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EU Lawmakers Back Net Neutrality but Not Roaming Fees

At a time when the U.S. is facing headaches over the issue, a set of votes by the European Parliament set the stage for a mandated open internet across the continent, as well as the end of data-roaming fees for mobile users in the EU. Trade groups, however, were a little less excited about the plan.

At a time when the U.S. is facing headaches over the issue, a set of votes by the European Parliament set the stage for a mandated open internet across the continent, as well as the end of data-roaming fees for mobile users in the EU. Trade groups, however, were a little less excited about the plan.

The U.S. government may be struggling to find its footing on open-internet rules, but the European Union appears to be coming to a consensus on net neutrality.

The European Parliament voted to approve amendments to measures that critics believed would have created a two-tier approach to the internet. More details:

Setting a precedent: On Thursday, the parliament voted to tighten regulations set by the European Commission that had the potential to allow providers to prioritize certain types of internet service, as well as access to certain sites. The amendments to the rules state that such specialized services (think the cloud, or video on demand) could only be offered if they did not interfere with other forms of access. In the process, the body came up with a definition for the term “net neutrality”: “‘Net neutrality’ means the principle according to which all internet traffic is treated equally, without discrimination, restriction or interference, independently of its sender, recipient, type, content, device, service or application,” the draft of the amendment text stated, according to EU Observer.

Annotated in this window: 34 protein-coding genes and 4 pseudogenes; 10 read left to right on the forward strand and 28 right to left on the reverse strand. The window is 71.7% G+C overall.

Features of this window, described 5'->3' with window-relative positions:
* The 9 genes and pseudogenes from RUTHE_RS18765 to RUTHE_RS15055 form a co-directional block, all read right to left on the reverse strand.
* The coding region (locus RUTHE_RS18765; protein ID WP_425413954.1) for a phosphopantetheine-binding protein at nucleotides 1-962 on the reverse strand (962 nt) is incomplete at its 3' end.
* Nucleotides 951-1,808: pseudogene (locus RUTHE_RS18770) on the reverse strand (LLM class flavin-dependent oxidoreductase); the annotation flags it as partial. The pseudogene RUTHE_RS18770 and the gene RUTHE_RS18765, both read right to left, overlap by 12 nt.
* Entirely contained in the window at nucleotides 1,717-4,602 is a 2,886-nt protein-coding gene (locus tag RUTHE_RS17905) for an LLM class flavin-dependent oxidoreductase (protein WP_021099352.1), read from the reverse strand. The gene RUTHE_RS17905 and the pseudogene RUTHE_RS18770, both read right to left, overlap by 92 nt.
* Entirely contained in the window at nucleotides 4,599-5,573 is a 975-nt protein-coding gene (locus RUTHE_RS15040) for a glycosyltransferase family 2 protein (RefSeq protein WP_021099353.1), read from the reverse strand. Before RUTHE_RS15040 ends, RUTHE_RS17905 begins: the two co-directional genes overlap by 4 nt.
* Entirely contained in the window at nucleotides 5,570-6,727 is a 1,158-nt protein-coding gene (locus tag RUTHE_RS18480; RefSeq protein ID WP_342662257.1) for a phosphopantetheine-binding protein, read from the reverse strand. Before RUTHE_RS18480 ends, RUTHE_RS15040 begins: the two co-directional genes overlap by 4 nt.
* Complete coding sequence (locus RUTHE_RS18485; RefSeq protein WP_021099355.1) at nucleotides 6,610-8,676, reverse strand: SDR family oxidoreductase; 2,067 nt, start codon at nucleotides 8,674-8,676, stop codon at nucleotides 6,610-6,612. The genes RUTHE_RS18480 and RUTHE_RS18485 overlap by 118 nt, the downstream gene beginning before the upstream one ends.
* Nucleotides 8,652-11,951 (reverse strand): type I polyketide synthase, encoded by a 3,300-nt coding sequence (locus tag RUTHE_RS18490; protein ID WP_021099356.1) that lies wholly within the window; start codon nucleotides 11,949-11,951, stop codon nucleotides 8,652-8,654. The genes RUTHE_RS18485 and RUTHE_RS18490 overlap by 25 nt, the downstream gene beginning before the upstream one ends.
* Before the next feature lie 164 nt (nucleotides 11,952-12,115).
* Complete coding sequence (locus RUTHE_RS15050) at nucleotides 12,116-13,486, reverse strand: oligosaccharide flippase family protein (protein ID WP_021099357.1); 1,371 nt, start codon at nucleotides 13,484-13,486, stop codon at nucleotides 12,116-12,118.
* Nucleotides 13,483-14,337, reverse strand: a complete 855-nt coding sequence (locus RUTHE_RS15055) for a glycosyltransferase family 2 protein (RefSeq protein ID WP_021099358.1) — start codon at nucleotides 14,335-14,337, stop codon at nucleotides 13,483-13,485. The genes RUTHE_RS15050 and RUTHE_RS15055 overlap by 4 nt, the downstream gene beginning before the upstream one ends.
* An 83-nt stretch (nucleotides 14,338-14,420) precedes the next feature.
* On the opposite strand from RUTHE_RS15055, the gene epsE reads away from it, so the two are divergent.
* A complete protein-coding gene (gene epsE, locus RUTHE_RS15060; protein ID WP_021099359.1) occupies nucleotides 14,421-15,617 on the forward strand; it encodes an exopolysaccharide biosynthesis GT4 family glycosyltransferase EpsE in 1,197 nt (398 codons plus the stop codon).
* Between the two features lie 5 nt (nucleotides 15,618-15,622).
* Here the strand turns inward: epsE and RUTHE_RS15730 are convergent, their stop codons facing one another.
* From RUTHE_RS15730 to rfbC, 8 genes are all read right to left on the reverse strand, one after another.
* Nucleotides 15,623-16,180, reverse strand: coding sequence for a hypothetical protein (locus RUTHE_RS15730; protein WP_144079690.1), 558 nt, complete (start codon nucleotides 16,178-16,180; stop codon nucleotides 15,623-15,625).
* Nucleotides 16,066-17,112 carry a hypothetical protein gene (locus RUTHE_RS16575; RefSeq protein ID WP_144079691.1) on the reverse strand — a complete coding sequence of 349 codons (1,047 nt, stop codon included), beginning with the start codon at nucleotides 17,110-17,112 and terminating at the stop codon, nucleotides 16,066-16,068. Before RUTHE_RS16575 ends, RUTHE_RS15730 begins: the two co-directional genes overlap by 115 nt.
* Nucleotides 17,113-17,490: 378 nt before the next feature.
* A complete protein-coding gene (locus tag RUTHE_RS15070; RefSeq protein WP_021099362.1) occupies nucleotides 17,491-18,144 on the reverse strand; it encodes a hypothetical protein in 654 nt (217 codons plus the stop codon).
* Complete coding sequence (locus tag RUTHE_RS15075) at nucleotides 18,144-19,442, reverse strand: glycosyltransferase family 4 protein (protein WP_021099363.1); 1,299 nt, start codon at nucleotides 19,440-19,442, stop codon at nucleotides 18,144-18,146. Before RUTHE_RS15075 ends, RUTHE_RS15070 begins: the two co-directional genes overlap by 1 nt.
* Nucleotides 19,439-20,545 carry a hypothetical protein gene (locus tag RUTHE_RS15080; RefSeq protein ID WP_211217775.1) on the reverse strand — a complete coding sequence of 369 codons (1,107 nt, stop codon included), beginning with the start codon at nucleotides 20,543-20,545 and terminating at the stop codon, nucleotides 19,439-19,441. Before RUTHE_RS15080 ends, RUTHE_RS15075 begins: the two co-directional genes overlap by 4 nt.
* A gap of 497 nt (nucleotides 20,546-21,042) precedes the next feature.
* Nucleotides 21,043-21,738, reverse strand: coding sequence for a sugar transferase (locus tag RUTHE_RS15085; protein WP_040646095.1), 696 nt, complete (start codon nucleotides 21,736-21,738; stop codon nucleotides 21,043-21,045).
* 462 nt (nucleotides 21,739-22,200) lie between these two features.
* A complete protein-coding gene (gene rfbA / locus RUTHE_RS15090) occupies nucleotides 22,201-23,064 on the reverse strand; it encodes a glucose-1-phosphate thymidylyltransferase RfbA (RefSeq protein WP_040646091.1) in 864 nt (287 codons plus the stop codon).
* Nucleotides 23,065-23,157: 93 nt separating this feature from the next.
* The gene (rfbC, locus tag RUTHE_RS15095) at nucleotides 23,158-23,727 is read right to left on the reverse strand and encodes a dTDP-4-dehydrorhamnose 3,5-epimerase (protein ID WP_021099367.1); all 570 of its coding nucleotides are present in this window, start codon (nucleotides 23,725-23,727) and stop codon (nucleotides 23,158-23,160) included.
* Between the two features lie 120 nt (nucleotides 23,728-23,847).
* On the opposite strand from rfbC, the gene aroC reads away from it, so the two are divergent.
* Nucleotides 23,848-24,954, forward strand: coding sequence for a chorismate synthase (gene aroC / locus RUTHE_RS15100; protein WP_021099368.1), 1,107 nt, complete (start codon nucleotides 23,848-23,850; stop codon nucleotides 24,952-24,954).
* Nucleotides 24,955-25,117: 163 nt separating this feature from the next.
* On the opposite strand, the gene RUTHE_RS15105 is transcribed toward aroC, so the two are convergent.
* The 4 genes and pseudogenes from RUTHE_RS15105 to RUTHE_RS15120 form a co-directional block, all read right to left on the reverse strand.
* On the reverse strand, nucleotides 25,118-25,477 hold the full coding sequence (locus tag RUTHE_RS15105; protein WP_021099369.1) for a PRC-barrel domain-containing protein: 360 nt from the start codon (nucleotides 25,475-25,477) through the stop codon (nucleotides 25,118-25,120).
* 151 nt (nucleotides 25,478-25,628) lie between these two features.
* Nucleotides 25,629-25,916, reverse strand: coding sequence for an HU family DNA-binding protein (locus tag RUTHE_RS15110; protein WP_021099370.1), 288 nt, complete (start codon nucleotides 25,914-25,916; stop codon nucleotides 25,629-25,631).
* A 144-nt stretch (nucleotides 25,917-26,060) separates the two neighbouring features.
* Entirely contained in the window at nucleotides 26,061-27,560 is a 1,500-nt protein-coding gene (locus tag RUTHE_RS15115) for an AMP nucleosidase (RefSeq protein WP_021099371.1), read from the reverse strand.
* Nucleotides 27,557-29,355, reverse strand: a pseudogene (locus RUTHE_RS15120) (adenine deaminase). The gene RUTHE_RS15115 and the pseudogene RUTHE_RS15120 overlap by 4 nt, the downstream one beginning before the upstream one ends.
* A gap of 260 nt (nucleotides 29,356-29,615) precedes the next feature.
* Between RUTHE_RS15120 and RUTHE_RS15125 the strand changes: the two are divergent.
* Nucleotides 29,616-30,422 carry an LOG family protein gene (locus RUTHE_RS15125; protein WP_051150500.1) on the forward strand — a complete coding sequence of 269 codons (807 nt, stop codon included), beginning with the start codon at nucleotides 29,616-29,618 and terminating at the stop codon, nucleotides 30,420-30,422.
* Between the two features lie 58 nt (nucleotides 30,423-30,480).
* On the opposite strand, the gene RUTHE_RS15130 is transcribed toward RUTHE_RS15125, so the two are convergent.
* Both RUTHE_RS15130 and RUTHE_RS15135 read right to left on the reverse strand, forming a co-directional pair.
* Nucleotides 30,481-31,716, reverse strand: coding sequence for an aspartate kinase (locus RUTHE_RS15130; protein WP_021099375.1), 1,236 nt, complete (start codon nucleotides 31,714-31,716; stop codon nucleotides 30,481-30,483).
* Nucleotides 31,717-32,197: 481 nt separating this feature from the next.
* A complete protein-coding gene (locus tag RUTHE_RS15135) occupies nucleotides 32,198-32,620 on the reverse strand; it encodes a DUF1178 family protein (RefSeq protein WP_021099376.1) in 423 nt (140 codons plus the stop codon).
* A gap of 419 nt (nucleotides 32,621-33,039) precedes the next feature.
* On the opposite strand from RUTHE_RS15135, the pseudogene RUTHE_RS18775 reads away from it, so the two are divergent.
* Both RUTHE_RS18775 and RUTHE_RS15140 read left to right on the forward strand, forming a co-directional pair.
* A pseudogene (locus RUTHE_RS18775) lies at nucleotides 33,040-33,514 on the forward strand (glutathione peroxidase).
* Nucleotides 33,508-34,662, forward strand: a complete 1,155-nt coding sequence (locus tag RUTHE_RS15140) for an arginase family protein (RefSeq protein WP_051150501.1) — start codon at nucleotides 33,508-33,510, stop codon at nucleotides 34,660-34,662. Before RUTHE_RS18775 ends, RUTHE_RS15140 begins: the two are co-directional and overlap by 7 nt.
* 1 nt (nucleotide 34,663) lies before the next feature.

Extra room to roam: In another Thursday vote, the parliament decided to end mobile roaming fees within the 28-country EU zone by December 2015. The goal, according to European Commissioner for Digital Affairs Neelie Kroes, is ultimately to encourage a single market for mobile telecommunications across the region. “This is what the EU is all about—getting rid of barriers to make life easier and less expensive. We should know what we are buying, we should not be ripped off, and we should have the opportunity to change our mind,” Kroes told Reuters.

Trade groups express concerns: While the net neutrality and roaming decisions were backed by small businesses and advocacy groups such as Access, European telecom associations had strong misgivings. The European Telecommunications Network Operators’ Association (ETNO), for example, expressed concern that the open-internet amendments could hurt user choice and business capabilities. “The text approved today would introduce far-reaching restrictions on traffic management, which would make an efficient management of the network almost impossible, resulting in a lower quality internet for all,” the association stated. The mobile-focused GSM Association, meanwhile, argued the net neutrality changes “would further compromise investment and hinder innovation,” and said that the roaming plan came at a time when “Europe’s telecoms operators are facing decreasing revenues and reduced market values compared with operators in the U.S. and Asia as well as players across the broader mobile ecosystem.”

The move comes at a time when one country that has long flirted with joining the European Union, Turkey, has faced significant criticism over its internet censorship practices—particularly in banning the social network Twitter last month. The ban was lifted after a court ruling this week.

(iStock/Thinkstock)

Ernie Smith

By Ernie Smith

Ernie Smith is the social media journalist for Associations Now, a former newspaper guy, and a man who is dangerous when armed with a good pun. MORE

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